# What context-free grammar recognizes a list of numbers 1 - N in order?

I'm looking for a context-free grammar that recognizes precisely the numbers 1 - N in order:

1,10,11,100 valid (numbers 1 - 4 in base-2)

1,1,10,11,100 invalid (duplicate 1)

1,10,100 invalid (missing 3)

10,1,11,100 invalid (has all numbers but 1 and 2 are not in the correct position)

I'm not sure where to start to create the grammar.

The closest I could come up with are these rules, which I believe recognize a list of N natural numbers (with no constraints to order or duplicates or missings).

S -> B
B -> B,B | 1A | 1
A -> AA | 1 | 0


A, B, S are non-terminals

1, 0, , are terminals

S is start symbol

What context-free grammar recognizes a list of numbers 1 - N in order?

• What makes you so sure this language is context-free? Nov 11, 2022 at 16:05
• @Nathaniel I'm not sure. I thought "if solvable in polynomial time, then there exists a context-free grammar for it" and you can recognize a sorted list of integers in polynomial time by incrementing a counter and comparing the items in the list to the counter after each increment, so I figured there must be a context-free grammar that does the same. Nov 11, 2022 at 16:09
• @Nathaniel "Context Free Grammar Membership – Given a context-free grammar and a string, can that string be generated by that grammar?" en.wikipedia.org/wiki/P-complete Nov 11, 2022 at 16:09
• The fact that the CFG membership problem is in $\mathsf{P}$ has nothing to do with the fact that any language in $\mathsf{P}$ is context-free. Nov 11, 2022 at 16:19

This language $$L$$ is not context-free, so there is no CFG generating it.

Indeed, suppose it is context-free, and let $$n$$ be the pumping length. Let $$u \in L$$ be a word of length $$\geqslant n$$ (for example $$u = 1, 2, …, n$$ in binary). The pumping lemma states that $$u$$ can be written $$u = vwxyz$$ such that:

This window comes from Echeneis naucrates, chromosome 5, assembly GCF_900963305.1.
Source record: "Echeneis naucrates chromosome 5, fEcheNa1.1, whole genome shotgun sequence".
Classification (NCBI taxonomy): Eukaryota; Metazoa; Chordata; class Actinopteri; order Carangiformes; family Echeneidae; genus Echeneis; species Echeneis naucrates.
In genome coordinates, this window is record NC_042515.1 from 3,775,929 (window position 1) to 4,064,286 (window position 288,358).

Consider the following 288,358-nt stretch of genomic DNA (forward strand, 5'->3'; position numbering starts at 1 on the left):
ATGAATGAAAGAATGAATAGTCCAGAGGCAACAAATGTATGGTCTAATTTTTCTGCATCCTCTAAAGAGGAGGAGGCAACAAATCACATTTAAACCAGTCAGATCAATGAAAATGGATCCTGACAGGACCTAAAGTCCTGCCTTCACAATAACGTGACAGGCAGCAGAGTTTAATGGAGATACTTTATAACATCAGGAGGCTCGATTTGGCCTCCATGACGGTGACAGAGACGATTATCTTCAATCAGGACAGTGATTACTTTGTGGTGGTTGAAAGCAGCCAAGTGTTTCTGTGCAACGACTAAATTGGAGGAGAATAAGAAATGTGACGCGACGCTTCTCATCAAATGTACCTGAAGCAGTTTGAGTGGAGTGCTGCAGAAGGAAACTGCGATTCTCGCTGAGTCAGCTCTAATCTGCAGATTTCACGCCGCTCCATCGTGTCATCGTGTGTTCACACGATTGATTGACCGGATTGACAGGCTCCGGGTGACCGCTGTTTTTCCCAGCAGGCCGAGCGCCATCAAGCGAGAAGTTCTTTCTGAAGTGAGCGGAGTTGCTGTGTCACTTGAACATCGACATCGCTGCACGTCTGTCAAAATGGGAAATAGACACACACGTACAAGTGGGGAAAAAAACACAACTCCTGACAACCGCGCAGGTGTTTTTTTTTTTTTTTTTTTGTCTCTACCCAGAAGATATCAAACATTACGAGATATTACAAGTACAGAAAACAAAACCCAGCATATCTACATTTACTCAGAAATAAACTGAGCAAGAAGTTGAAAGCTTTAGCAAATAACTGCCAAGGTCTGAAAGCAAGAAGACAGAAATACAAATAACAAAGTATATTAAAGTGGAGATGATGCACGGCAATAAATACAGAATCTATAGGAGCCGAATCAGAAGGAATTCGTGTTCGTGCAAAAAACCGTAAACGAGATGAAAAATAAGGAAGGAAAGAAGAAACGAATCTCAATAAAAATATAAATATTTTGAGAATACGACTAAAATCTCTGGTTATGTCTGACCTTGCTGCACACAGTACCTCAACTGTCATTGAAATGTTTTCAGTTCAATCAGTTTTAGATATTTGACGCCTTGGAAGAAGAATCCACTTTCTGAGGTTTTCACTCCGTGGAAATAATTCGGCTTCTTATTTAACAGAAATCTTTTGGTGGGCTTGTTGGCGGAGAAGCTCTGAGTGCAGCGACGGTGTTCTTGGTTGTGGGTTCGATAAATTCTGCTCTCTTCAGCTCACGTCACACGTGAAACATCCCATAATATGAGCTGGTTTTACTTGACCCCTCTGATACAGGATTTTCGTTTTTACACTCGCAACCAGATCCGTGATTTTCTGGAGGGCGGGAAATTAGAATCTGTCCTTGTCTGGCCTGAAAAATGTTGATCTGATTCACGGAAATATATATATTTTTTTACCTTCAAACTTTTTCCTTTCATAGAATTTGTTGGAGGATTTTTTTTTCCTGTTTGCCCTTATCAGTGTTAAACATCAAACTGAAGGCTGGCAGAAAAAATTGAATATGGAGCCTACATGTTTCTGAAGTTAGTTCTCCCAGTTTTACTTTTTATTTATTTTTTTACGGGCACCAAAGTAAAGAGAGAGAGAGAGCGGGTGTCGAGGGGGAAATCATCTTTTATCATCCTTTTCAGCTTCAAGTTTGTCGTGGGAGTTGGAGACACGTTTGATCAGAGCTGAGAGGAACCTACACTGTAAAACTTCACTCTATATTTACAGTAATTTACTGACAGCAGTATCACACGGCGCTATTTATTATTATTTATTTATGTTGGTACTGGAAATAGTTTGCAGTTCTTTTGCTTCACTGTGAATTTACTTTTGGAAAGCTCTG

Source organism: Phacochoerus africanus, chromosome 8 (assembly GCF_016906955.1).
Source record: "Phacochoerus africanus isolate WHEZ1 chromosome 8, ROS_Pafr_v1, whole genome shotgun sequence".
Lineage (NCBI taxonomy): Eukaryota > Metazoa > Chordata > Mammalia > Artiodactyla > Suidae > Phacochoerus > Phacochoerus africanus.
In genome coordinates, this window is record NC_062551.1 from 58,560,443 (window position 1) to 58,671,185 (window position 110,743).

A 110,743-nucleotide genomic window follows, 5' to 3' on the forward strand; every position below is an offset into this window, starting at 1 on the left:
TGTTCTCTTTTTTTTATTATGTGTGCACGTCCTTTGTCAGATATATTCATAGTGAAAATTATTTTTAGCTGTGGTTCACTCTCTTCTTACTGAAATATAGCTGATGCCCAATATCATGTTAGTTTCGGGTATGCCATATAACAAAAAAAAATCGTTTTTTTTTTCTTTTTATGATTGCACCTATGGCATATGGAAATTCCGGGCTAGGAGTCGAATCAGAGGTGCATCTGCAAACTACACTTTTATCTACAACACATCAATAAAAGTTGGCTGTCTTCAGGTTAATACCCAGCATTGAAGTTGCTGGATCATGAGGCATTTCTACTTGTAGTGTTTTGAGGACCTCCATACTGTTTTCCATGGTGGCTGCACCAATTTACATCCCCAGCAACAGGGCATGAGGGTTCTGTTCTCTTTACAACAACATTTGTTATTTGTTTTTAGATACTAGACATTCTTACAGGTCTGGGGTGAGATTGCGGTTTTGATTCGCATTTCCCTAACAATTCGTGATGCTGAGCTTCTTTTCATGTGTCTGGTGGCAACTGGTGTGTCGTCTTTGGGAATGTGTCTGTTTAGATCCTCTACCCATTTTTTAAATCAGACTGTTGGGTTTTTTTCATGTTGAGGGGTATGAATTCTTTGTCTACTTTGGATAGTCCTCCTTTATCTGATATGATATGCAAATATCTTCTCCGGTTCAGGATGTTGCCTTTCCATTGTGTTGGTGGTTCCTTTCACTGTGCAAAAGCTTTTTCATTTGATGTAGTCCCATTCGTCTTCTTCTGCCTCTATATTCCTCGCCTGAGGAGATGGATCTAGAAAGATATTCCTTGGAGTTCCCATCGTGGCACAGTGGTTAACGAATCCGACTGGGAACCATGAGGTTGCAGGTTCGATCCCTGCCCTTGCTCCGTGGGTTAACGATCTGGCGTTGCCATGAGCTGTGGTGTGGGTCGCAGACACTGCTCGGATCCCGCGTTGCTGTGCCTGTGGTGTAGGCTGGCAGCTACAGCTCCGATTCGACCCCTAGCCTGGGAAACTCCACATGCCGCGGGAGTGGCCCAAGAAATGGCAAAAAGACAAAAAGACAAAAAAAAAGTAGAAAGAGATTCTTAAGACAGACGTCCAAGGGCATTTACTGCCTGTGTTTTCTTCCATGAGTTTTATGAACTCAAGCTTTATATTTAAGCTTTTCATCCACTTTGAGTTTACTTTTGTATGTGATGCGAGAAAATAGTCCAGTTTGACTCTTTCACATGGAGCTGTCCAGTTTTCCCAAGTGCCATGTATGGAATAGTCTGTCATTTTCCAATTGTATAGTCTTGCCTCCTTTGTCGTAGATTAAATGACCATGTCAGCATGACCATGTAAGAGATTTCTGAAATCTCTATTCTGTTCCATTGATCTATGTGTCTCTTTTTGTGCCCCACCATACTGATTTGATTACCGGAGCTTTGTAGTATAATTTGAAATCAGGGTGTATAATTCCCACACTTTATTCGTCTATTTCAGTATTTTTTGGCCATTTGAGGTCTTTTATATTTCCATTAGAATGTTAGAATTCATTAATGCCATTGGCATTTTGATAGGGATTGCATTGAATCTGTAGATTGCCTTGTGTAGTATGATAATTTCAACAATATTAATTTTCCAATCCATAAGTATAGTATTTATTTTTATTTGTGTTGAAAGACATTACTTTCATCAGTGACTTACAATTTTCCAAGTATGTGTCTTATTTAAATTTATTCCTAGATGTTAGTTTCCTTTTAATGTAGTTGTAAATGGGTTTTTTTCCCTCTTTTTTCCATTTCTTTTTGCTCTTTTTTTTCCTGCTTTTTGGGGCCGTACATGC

1. $$|wxy| \leqslant n$$;
2. $$|wy| > 0$$;
3. for all $$k\geqslant 0$$, $$vw^kxy^kz\in L$$.

Suppose there is a decomposition $$u = vwxyz$$ verifying the first two points. Without loss of generality, suppose $$w\neq \varepsilon$$ (the same reasonning can be done if $$y\neq \varepsilon$$). Then:

• if $$w$$ contains two symbols ,, then $$w^2$$ will contain twice the same number, so $$vw^2xy^2z$$ contains repetitions so is not in $$L$$;
• if $$w$$ contains no symbol ,, then $$vw^2xy^2z$$ will skip some numbers (we made the integer where $$w$$ appears bigger), so it is not in $$L$$;
• if $$w$$ is exactly ,, then $$vw^2xy^2z$$ contains ,, so it is not in $$L$$;
• finaly, if $$w = w_1,w_2$$ with $$w_1$$ and $$w_2\in\{0,1\}^*$$, then $$vw^3xy^3z$$ will contain $$w_1,w_2w_1,w_2w_1,w_2$$, so it contains twice the number $$w_2w_1$$, so it is not in $$L$$.

In all cases, the decomposition does not satisfy the third item. By contradiction, we conclude $$L$$ is not context-free.